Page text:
The exception is the power button, which sits on the back of the speaker next to the USB-C charging port.

You need to press and hold the power button to switch the speaker to Bluetooth and start pairing. It can be a little difficult to press in – there’s not a lot of tactile response.

When powered on, a tiny LED next to the embossed Sonos logo lights up white when connected to Wi-Fi, and switches to Blue when you pair it via Bluetooth.

The Sonos Roam is rated as IP67 dust and waterproof, which means yet can be submerged in 1 m of water for up to 30 minutes. I wouldn’t recommend actually doing that, but it’s good to know the speaker should still work if you accidentally drop it in the pool.

Sonos Roam next to a bathroom sink

Features and functions

Sonos has managed to pack a whole lot of tech inside this speaker’s compact body. Two Class-H digital amplifiers combine with a mid-woofer and a tweeter to create the sound (which is fantastic, but more on that later).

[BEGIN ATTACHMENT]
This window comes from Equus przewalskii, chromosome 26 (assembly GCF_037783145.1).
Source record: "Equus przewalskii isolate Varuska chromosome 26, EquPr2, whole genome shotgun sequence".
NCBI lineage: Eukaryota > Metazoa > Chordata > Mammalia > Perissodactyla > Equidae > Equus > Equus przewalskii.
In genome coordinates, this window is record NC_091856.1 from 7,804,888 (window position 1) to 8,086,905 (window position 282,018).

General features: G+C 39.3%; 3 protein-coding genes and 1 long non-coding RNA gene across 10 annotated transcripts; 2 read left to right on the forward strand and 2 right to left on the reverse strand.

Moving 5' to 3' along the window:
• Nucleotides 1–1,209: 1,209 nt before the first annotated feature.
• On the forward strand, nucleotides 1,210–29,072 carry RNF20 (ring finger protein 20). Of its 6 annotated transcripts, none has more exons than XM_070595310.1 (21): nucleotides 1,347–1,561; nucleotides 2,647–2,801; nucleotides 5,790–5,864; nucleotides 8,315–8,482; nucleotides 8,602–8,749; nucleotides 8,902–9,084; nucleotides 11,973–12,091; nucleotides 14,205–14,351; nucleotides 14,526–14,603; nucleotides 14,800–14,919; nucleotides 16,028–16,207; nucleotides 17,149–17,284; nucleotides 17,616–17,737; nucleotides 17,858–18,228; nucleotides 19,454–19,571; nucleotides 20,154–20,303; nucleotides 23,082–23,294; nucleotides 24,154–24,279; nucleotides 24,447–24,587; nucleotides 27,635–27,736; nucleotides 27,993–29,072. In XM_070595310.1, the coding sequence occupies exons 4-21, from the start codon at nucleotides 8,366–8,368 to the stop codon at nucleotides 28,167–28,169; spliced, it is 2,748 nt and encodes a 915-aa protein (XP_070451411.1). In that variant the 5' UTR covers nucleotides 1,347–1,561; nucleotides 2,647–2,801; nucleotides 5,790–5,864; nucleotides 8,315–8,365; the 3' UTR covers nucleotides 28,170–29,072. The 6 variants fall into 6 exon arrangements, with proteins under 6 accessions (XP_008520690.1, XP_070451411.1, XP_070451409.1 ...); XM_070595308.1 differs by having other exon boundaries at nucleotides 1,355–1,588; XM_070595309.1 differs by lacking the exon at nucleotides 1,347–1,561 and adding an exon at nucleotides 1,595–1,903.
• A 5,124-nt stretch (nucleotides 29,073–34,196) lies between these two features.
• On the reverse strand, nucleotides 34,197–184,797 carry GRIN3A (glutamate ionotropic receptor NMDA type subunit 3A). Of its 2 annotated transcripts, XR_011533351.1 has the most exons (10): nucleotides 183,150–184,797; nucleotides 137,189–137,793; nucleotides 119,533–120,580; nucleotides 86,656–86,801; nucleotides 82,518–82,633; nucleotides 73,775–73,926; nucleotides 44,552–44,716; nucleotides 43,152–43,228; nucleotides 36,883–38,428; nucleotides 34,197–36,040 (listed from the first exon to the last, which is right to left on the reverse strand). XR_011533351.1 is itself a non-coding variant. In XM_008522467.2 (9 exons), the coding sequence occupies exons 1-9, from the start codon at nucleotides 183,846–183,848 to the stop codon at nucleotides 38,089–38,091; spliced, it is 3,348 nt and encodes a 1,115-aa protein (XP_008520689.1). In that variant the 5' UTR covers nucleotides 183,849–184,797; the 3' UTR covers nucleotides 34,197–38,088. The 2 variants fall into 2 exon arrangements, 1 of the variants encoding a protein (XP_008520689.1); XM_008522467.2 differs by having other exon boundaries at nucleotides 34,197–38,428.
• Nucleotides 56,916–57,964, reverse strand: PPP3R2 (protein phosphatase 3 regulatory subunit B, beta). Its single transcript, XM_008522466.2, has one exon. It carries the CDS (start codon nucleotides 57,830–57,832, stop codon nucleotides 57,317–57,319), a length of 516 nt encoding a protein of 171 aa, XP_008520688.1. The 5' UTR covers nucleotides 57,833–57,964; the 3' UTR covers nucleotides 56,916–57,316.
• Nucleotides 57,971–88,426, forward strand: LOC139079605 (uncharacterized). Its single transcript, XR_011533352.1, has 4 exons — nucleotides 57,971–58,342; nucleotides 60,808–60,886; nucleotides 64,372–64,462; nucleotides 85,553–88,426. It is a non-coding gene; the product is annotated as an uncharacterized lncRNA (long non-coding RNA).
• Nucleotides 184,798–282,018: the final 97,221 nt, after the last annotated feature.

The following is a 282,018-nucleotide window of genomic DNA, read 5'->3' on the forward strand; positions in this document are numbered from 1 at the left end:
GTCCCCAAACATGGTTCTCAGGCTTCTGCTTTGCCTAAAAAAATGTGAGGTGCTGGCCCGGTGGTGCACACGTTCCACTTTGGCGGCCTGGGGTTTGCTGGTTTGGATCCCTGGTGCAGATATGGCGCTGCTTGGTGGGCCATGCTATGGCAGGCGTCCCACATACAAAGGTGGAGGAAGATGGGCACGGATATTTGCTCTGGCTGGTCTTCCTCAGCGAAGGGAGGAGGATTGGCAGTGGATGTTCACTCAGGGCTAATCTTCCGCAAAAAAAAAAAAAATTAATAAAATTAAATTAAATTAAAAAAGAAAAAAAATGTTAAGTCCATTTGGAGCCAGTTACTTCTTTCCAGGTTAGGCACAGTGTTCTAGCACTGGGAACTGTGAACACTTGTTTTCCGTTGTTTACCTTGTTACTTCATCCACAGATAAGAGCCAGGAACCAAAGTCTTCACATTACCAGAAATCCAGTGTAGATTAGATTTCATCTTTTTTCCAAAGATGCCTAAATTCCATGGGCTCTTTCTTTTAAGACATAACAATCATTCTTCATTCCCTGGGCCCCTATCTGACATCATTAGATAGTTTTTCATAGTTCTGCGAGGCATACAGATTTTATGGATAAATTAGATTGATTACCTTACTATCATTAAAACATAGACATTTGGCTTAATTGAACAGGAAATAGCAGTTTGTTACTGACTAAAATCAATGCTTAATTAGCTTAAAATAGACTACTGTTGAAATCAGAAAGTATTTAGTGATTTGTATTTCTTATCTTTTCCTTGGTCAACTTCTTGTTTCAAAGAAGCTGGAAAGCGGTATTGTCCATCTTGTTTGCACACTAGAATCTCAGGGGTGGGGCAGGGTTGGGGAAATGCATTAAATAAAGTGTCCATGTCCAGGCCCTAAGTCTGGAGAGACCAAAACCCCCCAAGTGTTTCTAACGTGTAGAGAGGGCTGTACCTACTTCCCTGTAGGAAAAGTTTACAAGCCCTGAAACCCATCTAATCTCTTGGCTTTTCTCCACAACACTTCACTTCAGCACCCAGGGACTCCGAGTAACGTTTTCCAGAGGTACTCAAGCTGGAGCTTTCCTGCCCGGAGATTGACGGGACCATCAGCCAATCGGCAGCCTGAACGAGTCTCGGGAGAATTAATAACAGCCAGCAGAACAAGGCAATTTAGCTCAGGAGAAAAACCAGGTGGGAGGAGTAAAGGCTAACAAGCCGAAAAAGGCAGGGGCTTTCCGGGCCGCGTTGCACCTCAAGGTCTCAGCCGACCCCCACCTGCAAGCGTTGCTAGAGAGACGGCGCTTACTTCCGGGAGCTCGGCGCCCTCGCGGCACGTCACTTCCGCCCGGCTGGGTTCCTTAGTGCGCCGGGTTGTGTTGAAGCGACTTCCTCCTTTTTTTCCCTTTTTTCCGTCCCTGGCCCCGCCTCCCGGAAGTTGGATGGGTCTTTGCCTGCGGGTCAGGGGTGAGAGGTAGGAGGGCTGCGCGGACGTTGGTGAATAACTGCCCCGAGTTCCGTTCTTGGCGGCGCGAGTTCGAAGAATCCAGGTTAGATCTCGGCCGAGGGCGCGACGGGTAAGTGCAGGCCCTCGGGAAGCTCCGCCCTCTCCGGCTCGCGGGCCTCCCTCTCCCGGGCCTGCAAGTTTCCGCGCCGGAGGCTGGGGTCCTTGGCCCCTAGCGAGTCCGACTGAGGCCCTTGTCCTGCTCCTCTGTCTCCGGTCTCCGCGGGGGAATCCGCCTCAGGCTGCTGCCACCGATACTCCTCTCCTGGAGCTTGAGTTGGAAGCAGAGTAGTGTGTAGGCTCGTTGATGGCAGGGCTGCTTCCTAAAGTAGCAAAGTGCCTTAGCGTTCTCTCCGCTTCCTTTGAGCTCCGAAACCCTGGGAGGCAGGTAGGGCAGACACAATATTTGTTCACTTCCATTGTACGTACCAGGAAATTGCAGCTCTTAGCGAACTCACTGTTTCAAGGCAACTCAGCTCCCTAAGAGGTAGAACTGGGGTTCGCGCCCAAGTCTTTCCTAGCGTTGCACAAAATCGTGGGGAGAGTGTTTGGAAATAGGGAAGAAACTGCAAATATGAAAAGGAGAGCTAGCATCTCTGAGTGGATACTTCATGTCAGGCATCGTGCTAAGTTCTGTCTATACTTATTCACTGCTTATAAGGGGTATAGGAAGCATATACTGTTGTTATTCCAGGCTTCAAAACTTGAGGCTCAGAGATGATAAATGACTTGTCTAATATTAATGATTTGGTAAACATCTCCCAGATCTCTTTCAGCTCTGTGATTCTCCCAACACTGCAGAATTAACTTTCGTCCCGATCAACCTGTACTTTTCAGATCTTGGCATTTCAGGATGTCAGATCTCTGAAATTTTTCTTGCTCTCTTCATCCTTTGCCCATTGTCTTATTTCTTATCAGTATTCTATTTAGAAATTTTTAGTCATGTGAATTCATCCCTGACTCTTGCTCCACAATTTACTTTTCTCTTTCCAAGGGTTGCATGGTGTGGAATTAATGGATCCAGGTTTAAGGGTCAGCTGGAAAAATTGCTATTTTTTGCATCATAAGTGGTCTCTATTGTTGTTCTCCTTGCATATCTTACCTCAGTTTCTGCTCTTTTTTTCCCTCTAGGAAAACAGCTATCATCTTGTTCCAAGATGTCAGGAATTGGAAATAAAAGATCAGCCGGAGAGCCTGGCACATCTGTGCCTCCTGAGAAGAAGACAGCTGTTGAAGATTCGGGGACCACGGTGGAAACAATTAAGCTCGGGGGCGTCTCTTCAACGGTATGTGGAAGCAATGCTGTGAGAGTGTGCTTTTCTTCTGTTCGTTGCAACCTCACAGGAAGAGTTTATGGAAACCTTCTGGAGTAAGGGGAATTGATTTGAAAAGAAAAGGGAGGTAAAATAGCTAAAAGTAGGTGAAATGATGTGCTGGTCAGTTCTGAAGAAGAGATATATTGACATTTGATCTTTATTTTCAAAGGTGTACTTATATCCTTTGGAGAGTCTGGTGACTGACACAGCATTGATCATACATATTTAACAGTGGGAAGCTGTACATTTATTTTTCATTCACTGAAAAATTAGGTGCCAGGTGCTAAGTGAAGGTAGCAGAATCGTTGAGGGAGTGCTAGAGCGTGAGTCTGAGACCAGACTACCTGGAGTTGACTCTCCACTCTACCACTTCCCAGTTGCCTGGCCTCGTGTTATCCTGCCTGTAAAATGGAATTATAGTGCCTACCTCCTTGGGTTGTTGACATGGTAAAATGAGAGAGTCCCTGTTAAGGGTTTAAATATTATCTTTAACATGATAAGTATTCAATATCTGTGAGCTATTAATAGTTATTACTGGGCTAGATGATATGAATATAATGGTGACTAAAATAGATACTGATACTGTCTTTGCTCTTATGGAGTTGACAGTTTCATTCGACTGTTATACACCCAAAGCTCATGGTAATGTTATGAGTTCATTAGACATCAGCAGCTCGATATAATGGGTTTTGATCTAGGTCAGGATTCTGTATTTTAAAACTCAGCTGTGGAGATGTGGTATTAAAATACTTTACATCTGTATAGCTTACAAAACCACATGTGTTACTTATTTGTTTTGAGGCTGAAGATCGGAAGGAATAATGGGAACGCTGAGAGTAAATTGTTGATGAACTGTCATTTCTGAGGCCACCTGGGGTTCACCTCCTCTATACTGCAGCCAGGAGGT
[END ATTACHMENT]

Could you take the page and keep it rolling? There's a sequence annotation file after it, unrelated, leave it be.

There’s also a far-field microphone array inside. This allows the Beam two key functions: Google and Alexa voice assistant functionality, and Automatic Trueplay.

Automatic Trueplay is pretty remarkable. It automatically adapts the speaker’s sound for the environment. So, for example, if you use the roam in an echoey bathroom, it will adjust the sound so it echoes less. Move it out to the spacious loungeroom, and it will hear the acoustic difference of the room and adjust the output to better fill the new environment.

Sonos has also introduced a feature called Sound Swap, which lets you quickly and easily share music to and from your Roam by pressing and holding the Play button while the speaker is near another Sonos speaker in your home.

It’s worth a quick note to say that features like TruePlay, voice assistants and Sound Swap only work when the Roam is connected to Wi-Fi, not via Bluetooth.